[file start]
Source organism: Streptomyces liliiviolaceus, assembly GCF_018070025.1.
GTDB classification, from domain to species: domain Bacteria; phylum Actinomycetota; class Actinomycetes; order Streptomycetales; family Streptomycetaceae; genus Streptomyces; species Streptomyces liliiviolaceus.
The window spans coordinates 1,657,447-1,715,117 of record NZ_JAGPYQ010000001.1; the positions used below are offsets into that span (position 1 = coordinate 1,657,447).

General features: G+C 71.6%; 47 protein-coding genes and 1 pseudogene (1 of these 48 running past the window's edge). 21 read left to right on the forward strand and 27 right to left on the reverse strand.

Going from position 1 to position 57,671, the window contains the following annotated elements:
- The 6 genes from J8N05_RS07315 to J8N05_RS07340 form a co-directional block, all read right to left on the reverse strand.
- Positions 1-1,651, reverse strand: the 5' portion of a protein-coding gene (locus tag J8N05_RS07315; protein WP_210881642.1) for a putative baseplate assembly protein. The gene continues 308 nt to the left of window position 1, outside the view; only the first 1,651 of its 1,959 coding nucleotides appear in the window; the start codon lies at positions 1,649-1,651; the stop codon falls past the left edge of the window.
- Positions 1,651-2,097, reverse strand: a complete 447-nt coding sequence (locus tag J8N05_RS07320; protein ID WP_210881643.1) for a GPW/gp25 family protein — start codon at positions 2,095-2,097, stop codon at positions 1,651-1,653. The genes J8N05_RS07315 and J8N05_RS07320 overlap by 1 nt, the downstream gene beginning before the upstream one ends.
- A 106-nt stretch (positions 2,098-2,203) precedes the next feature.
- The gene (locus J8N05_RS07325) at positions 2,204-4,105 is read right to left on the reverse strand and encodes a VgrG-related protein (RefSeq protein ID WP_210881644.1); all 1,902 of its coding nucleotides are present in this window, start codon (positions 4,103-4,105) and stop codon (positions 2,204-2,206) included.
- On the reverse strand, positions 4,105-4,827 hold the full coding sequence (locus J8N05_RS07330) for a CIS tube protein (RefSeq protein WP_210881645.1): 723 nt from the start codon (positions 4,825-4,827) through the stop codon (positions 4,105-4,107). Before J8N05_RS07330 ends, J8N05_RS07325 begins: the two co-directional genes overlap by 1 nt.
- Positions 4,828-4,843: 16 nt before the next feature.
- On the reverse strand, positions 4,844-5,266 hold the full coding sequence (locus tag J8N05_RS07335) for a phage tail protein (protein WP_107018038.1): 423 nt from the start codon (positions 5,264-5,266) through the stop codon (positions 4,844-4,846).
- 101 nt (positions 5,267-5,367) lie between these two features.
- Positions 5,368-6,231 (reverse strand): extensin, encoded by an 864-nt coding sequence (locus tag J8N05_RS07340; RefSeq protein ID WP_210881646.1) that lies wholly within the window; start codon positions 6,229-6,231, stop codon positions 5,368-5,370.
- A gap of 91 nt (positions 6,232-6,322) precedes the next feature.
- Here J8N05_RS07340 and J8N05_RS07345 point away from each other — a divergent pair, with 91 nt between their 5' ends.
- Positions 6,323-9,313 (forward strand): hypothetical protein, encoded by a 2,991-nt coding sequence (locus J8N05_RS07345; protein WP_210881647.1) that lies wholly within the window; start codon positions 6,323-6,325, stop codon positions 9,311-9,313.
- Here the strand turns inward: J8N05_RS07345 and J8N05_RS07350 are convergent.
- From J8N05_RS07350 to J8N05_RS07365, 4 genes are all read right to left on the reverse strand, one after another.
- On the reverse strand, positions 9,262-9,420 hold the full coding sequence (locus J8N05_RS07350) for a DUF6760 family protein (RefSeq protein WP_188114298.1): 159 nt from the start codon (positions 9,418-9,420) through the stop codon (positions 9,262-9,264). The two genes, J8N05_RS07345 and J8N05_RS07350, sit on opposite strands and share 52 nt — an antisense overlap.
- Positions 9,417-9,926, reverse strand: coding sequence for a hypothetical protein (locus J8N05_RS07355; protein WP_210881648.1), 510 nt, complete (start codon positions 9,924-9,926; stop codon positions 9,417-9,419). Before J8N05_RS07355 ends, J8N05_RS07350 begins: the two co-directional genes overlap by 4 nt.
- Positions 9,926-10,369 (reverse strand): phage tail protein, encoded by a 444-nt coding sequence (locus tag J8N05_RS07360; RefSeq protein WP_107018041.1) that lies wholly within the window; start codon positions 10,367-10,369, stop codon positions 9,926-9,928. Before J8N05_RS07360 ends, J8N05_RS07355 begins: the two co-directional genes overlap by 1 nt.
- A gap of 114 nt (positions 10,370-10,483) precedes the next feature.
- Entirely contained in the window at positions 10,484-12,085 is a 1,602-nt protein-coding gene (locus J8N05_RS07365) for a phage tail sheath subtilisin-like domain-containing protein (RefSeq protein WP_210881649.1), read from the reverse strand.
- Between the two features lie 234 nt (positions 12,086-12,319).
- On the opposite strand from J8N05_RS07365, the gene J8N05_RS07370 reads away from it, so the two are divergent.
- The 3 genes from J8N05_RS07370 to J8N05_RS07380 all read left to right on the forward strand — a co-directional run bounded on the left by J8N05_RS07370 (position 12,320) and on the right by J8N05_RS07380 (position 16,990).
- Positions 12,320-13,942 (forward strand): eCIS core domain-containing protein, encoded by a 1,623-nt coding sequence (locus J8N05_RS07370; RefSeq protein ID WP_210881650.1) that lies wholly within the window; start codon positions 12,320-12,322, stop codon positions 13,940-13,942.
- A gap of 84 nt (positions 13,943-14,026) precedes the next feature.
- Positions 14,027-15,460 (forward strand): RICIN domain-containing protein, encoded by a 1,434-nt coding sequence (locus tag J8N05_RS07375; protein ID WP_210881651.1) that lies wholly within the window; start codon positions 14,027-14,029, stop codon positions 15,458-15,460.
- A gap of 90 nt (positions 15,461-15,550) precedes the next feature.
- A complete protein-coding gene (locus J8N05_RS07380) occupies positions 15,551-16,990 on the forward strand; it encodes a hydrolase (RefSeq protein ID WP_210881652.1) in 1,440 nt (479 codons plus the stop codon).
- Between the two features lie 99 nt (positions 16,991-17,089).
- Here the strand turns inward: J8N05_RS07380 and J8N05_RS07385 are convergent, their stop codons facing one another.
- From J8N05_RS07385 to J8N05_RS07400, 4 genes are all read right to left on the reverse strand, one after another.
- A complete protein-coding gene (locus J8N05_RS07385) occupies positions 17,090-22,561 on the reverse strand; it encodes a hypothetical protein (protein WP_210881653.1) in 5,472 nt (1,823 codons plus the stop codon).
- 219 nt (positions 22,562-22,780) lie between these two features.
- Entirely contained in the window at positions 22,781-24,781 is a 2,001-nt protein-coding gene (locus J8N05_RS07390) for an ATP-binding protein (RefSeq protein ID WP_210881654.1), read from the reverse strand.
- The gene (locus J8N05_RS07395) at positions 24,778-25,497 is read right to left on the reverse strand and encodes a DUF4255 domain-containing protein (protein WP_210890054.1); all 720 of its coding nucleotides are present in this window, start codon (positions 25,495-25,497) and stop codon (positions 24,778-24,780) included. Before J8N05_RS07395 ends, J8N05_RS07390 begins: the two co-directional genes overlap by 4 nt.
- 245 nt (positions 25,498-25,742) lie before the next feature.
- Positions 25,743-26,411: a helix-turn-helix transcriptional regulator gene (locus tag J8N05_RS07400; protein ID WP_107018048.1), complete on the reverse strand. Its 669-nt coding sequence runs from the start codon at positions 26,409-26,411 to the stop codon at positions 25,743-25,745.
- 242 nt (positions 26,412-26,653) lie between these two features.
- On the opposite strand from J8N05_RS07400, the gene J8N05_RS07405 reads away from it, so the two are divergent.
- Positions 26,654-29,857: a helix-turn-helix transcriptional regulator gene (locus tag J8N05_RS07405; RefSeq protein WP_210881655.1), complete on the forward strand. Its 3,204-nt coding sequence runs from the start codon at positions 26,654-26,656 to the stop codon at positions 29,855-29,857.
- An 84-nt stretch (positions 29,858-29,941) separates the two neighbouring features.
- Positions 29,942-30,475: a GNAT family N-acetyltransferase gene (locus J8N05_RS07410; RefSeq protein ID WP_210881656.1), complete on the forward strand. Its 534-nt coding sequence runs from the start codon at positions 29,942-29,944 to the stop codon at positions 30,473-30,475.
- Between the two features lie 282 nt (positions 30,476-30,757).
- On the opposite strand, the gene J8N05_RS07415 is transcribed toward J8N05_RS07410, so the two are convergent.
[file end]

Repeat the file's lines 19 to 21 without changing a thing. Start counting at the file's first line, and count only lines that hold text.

- Here the strand turns inward: J8N05_RS07345 and J8N05_RS07350 are convergent.
- From J8N05_RS07350 to J8N05_RS07365, 4 genes are all read right to left on the reverse strand, one after another.
- On the reverse strand, positions 9,262-9,420 hold the full coding sequence (locus J8N05_RS07350) for a DUF6760 family protein (RefSeq protein WP_188114298.1): 159 nt from the start codon (positions 9,418-9,420) through the stop codon (positions 9,262-9,264). The two genes, J8N05_RS07345 and J8N05_RS07350, sit on opposite strands and share 52 nt — an antisense overlap.